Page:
Simon Birmingham: There are clearly a number of tension points that have arisen during the course of this year in particular, but going back over a period of time. It doesn’t change the reality that the Australian Government’s position on China is still one where we welcome the fact that China’s economy has grown so successfully in recent years, creating better opportunities for hundreds of millions of people across China and our region. We want to continue to see that type of growth and we want to work in a way that is both mutually respectful and mutually beneficial to facilitate.

Question: Are you worried about the implications though for future trade?

Simon Birmingham: There are a number of tensions that have and are impacted in certain trade related sectors. That is clearly a concern and I’ve expressed my disappointment on that before but it doesn’t change the fact that from an Australian Government perspective, our position is one of consistency. Consistency in defending Australian values, Australian interests and Australian security, but also consistency in welcoming the economic growth and prosperity of China, the transformation that it’s had for hundreds of millions of people in raising their living standards, and our desire to continue to support that in a way that is mutually beneficial of China, Australia, and everyone across our region, and mutually respectful of the sovereignty of all nations involved.

Question: Staying on that, how do you intend to attract Chinese tourists given the tension to the relationship?

Simon Birmingham: Well, we’re a little way away from running tourism campaigns internationally at present. We obviously have strict international border restrictions in place to protect Australia from the risks associated with COVID-19. But when those border restrictions can be eased, we certainly stand ready to remind everyone from around the world the amazing experiences that they have here in Australia, the safety of Australia, of the opportunities to come be it for cultural tourism, adventure tourism, nature-based tourism. A range of different experiences that people can have, or of course to come here and undertake amazing high quality English language studies that are world class institutions.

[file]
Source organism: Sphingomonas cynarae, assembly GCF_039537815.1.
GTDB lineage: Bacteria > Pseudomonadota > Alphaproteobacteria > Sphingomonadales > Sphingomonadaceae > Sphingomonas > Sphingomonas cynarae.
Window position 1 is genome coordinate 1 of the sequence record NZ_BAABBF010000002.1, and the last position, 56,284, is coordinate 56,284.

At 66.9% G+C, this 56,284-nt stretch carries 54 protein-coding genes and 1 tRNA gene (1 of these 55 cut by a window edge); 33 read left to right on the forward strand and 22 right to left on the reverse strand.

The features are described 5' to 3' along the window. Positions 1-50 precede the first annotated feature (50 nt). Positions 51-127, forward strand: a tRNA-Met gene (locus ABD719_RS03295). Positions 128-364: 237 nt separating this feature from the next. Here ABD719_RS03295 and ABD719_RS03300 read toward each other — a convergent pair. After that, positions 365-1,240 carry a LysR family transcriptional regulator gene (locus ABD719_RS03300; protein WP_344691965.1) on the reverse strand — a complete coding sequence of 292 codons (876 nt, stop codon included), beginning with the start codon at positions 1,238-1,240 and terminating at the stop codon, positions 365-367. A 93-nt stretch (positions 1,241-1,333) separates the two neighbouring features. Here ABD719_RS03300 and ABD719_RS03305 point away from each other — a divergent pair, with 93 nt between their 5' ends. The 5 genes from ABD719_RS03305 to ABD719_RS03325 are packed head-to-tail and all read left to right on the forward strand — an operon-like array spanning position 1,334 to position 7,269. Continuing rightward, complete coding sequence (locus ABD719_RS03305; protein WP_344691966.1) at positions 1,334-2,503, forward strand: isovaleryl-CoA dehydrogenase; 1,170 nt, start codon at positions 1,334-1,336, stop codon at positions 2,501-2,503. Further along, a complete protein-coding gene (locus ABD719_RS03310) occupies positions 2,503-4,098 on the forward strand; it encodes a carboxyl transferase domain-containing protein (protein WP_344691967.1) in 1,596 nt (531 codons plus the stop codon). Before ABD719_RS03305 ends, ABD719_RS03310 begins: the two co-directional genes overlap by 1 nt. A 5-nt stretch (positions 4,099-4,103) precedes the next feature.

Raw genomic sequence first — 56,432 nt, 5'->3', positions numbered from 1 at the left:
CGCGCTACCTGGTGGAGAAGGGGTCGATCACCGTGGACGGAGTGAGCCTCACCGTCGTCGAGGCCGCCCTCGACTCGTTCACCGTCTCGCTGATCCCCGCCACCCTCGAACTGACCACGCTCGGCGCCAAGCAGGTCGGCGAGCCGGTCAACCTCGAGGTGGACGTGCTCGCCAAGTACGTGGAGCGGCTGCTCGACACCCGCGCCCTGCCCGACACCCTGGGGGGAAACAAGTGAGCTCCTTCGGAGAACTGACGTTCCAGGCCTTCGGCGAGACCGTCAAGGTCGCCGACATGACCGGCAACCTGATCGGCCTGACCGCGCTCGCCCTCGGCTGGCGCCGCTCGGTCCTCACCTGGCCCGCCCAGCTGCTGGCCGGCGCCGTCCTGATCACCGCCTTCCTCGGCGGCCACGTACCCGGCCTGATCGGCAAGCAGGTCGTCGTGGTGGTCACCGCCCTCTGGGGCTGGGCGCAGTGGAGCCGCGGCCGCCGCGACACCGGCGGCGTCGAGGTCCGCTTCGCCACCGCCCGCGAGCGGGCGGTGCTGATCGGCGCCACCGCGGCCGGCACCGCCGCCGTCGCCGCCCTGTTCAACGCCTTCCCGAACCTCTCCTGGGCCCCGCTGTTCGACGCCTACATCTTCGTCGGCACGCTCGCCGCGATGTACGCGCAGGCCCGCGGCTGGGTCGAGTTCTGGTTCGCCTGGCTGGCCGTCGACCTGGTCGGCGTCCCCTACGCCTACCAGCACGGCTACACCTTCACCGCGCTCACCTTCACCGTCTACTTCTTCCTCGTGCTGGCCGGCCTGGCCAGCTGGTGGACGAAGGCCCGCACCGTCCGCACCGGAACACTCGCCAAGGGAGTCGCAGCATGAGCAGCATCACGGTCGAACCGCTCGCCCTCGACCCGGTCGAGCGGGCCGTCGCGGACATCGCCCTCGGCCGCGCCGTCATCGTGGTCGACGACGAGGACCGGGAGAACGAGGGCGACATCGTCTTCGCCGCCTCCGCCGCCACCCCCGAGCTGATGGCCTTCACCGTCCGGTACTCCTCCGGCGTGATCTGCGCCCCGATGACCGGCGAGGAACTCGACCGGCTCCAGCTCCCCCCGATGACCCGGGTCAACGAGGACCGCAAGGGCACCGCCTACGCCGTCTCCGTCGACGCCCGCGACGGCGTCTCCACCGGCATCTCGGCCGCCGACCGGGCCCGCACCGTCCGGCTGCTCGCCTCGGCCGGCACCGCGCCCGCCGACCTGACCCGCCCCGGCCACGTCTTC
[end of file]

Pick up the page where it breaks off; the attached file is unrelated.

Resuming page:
Question: On Tiger Air, why weren’t we able to save it?

Simon Birmingham: Well, this has been flagged and foreshadowed for some period of time as part of the arrangements that the buyout of Virgin entailed. What we’ve seen this year is an international and domestic aviation industry under immense pressure. The fact that the Virgin Australia administration was able to go through the proper processes, come out the other side, saving thousands of jobs and maintaining competition in our domestic database industry is a welcome result. Obviously, we feel for those directly impacted by the closure of the Tiger brand, but the closure of that brand is not an unexpected event. We can still continue to have that competition of domestic aviation industry given Virgin’s ongoing survival.

Question: And you blame the state premiers for border closures, for the demise of the aviation industry?

Simon Birmingham: Border closures are not helping in relation to airlines, airports quite clearly. The border closures create ongoing pressures on the viability of those airlines and threaten jobs across those different sectors. Now, we recognise there’s a role for border closures. It’s why we support the quarantining of Victoria, but we do want to see the states and territories exercise not just common sense but sense when it comes to the analysis and evidence and data that’s there about opening up [indistinct] being suppressed in a complimentary way. What I want to say is that states like WA or Tasmania reciprocate in the opening up that a state like South Australia has shown to them. I want to see that states like South Australia and Queensland recognise that Canberra has not had a COVID case for 62 days. And it’s pretty reasonable to expect that you should be able to facilitate travel from Canberra into Queensland, into South Australia as a result of that type of success.

Thanks guys.